Program FR–SRFreshmen - Senior 16 16 Day F 12 Fall W 13Winter How do our landscapes shape us and how do we shape them? How can the endeavors of science and art inform our understanding of the changing planet—what can they tell us about its past, and how can they shape its future? Both stories and maps are ways of finding patterns and organizing information: they locate us in time and space and in relation to one another. In this program, using geography and creative writing as methods of inquiry, students will encounter the environment today, discover its past, and imagine its future. Using historical and present-day climate change as a framework, we will investigate the ways cultural and personal identity emerge from the natural landscape and the ways that people, in turn, shape the environment. We will   the story of our physical environment in cultural, literary and geographic records and in the land itself. We will our own stories of place using maps and creative writing.  Experiential learning is an important aspect of this program; in addition to other day trips, we will go on an extended field trip to Washington's Long Beach Peninsula, a 28-mile spit separating the Pacific Ocean from the Willapa Bay. There we will experience firsthand the interconnectedness of climate, landscape and culture. We will use the tools of geography, creative writing, and digital media to envision and even affect the future of this landscape and how we inhabit it, and will consider and experiment with the ways information and imagination influence our sense of connection to and responsibility for the physical world.In addition to generating research and creative writing in response to the program's themes, students will collaborate to create interactive tools for public engagement and will play an active role in producing Evergreen's 2013 TEDx conference on Climate Change Innovations.Students will develop science skills through interpretation of maps and spatial data, by making their own maps, and through site and landscape analysis. They will cultivate creative writing skills through independent practice and workshop-based critique with an emphasis on creative non-fiction and hybrid literary forms such as image-based essays and interactive texts. Scientific, literary and artistic perspectives, practices, and theories will inform lectures, readings and seminars. Students will use critical and technical skills as they learn to research, analyze and interpret environments through readings and seminars, in writing and computer workshops, and by using the landscape itself as a classroom. ecology, environmental studies, geography, literature, natural history and writing. Anne de Marcken (Forbes) Peter Impara Tue Wed Thu Freshmen FR Sophomore SO Junior JR Senior SR Fall Fall Winter
Jeff Antonelis-Lapp and Lucia Harrison
  Program FR–SRFreshmen - Senior 16 16 Day F 12 Fall Mount Rainier, known locally as "the Mountain" or "Tahoma", dominates the landscape of the Puget Sound region and commands the attention, imagination and respect of its inhabitants. The relationship of people to the Mountain has varied widely: prized by Indigenous Peoples for a variety of activities; seen by European-American settlers as a potentially vast resource for timber and minerals; and visited as a wilderness and recreation destination for Puget Sound inhabitants and tourists from the world over.This 1-quarter program begins with a 3-day on-campus intensive that will provide instruction on keeping an illustrated field journal and thoroughly prepare students for a 9-day field trip to Mount Rainier National Park which immediately follows the orientation.  Students must be prepared for primitive campground conditions, sleeping in tents and preparing meals outdoors without electricity.  Students must also be fit for strenuous hikes and outdoor service learning work. Field trip activities will include studying the parks's natural history, hikes with and presentations by park service staff and conservation service learning.Once back on campus, we will place Mount Rainier in its historical context by studying the history of the National Park Service and Tahoma's precontact history that reaches back 8,000 years.  Each student will select a species of interest to create a thematic series of expressive drawings, conduct a scientific literature review, and write a creative nonfiction essay.  Drawing workshops will provide strategies for developing ideas visually and writing workshops will support all phases of the writing process.We will conclude the quarter with a week 10 4-day field trip returning to Mount Rainier (this time staying in cabins) during which students will share their species of interest portfolios. Jeff Antonelis-Lapp Lucia Harrison Tue Wed Thu Fri Freshmen FR Sophomore SO Junior JR Senior SR Fall Fall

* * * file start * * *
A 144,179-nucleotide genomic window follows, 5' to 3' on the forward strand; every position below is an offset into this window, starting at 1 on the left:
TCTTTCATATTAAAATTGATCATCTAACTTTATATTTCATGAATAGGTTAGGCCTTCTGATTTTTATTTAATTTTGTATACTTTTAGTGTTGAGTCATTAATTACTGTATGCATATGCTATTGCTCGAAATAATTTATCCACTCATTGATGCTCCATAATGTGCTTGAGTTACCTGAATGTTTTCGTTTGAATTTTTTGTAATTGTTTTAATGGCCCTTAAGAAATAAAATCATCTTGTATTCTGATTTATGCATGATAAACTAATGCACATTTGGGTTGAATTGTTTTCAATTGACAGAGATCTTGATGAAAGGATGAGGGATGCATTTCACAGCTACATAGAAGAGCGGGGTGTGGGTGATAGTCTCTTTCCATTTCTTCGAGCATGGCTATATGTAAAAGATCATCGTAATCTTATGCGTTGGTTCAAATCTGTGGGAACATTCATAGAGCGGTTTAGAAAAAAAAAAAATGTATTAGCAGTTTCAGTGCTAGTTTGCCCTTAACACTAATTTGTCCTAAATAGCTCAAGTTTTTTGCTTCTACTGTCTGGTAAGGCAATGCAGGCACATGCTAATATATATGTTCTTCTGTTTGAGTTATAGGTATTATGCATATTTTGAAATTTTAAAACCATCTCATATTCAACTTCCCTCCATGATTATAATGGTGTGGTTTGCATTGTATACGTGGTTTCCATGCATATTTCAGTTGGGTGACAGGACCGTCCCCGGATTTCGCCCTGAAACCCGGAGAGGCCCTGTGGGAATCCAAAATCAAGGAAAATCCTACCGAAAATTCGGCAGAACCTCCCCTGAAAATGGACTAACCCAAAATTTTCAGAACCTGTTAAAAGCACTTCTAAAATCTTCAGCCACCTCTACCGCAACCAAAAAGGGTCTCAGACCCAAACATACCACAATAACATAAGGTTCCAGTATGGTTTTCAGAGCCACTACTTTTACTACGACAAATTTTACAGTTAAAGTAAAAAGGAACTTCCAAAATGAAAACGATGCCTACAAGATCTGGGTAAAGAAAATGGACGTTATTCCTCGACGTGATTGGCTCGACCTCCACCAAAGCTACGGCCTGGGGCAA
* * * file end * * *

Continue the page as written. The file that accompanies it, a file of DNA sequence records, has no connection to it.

Jeff Antonelis-Lapp
  Program FR–SRFreshmen - Senior 16 16 Day W 13Winter The Nisqually River originates high on the southern slopes of Mount Rainier and courses its way to the lowlands, entering Puget Sound just east of Olympia. The only U.S. river that begins in a national park and ends in a national wildlife refuge, it flows through a military base, an Indian reservation, public and private lands en route to its estuary at the Nisqually National Wildlife Refuge.We will study the Nisqually River watershed in multiple contexts, including: the river's natural history, with a focus on learning 50 birds common to the watershed; the river's human history from precontact times to the present; the contemporary partnerships and projects that make the Nisqually River Council an international model of collaboration in watershed restoration and stewardship; and issues the river and local inhabitants face that relate to climate change. We will also partner with local schools, learning how students are engaged in watershed stewardship and assist them in conducting water quality monitoring tests throughout the watershed.A four-day field trip that includes a one-day float trip will introduce students to the upper reaches of the river and ongoing restoration projects on the middle sections of the river. Additional one-day field trips will allow students to study the watershed's birds in the field and learn about restoration efforts at the river's estuary. Students will also create and lead lessons that teach about some of the watershed's bird life. All students in the program will be required to participate in the Green Congress on Friday March, 22 (the final day of evaluation week) during which Evergreen will host 400 elementary school students for a day of Nisqually River watershed presentations and workshops. Jeff Antonelis-Lapp Freshmen FR Sophomore SO Junior JR Senior SR Winter Winter